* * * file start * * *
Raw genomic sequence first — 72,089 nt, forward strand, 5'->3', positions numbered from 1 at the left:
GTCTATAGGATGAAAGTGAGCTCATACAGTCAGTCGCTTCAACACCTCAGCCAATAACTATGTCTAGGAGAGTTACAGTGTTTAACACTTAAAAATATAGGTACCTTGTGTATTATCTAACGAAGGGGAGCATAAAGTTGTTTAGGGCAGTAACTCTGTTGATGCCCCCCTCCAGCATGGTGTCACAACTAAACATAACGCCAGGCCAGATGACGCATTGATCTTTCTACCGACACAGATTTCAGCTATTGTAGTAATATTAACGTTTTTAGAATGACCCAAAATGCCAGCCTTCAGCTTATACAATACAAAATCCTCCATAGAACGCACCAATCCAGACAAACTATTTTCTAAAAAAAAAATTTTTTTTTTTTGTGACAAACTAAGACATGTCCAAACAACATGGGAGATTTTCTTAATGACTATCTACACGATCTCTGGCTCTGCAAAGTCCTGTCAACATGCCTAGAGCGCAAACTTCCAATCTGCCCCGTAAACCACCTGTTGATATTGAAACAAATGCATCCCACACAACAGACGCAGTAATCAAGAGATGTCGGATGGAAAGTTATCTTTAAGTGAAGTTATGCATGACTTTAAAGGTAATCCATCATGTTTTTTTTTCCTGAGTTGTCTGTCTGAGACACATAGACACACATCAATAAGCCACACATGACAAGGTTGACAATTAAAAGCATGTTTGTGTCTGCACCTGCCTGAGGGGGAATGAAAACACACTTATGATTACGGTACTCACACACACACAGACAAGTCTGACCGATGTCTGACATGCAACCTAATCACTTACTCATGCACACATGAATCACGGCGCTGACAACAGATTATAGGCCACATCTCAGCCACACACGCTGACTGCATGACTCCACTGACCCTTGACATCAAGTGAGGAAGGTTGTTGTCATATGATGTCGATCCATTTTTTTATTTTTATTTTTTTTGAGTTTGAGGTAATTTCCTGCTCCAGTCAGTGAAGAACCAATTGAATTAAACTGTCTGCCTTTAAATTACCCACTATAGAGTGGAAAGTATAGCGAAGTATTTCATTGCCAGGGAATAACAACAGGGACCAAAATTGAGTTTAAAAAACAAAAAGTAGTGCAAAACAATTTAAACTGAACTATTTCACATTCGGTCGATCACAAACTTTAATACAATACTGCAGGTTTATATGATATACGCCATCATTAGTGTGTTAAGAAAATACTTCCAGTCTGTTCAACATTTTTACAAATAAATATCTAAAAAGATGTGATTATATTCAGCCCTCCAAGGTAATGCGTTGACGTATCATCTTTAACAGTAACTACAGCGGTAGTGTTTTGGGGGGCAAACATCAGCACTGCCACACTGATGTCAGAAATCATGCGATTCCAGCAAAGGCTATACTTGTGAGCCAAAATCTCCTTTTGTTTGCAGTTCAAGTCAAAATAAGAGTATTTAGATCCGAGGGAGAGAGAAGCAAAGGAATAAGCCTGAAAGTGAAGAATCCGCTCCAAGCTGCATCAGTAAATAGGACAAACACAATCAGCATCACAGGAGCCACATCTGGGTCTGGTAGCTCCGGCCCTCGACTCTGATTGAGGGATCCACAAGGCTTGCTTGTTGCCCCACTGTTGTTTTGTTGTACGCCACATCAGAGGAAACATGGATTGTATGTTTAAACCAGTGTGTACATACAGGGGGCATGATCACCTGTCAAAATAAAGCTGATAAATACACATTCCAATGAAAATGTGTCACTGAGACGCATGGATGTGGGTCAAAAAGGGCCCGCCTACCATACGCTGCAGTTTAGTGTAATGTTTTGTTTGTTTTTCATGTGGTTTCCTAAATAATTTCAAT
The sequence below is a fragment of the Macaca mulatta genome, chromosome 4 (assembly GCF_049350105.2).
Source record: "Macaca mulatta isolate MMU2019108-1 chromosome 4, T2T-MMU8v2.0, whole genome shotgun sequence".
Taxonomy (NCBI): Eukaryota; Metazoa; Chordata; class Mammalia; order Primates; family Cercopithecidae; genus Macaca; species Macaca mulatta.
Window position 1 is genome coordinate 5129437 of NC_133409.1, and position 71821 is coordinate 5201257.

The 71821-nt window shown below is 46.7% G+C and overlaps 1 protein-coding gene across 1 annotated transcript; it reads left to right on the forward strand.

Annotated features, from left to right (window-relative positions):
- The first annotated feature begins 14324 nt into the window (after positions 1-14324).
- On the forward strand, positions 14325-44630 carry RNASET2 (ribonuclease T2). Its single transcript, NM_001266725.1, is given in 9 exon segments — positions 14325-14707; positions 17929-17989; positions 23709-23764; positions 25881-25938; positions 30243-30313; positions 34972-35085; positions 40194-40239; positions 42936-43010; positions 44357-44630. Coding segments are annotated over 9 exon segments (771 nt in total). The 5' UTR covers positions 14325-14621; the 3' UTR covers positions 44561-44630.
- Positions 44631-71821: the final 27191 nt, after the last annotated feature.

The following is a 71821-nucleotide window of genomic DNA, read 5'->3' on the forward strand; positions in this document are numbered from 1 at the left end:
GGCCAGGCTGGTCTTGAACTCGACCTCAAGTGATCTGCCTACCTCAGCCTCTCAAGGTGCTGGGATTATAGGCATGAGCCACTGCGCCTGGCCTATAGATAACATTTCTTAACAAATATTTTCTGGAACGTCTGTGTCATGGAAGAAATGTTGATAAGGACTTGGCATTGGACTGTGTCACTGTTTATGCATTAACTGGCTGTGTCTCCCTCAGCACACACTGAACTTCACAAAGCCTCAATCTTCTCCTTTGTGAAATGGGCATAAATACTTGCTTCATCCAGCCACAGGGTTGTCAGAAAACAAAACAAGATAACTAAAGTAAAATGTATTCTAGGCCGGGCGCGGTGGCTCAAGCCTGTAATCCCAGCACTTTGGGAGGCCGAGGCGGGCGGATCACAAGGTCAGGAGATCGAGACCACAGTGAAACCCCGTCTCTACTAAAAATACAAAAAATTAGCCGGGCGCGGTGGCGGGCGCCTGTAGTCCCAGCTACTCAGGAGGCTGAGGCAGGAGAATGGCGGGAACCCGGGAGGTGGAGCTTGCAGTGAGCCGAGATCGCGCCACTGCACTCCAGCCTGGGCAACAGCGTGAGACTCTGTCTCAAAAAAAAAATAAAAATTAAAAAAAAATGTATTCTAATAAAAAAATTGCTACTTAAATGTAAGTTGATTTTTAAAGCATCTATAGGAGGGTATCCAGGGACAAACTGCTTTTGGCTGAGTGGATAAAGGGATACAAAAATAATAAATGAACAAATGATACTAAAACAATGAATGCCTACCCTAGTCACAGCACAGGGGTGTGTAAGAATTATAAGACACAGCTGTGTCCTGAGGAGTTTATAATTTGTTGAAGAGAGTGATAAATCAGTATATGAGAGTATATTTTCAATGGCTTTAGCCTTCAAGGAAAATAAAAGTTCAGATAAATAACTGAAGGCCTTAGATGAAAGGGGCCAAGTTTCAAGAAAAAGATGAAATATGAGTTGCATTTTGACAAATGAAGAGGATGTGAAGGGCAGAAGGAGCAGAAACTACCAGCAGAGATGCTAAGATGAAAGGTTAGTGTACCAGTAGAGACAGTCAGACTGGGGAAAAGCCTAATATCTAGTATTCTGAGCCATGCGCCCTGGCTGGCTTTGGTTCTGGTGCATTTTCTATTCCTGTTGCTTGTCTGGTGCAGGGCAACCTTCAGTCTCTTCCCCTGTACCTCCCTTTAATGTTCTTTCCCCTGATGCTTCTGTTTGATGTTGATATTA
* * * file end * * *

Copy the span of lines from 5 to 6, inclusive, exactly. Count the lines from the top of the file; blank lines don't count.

Taxonomy (NCBI): Eukaryota; Metazoa; Chordata; class Mammalia; order Primates; family Cercopithecidae; genus Macaca; species Macaca mulatta.
Window position 1 is genome coordinate 5129437 of NC_133409.1, and position 71821 is coordinate 5201257.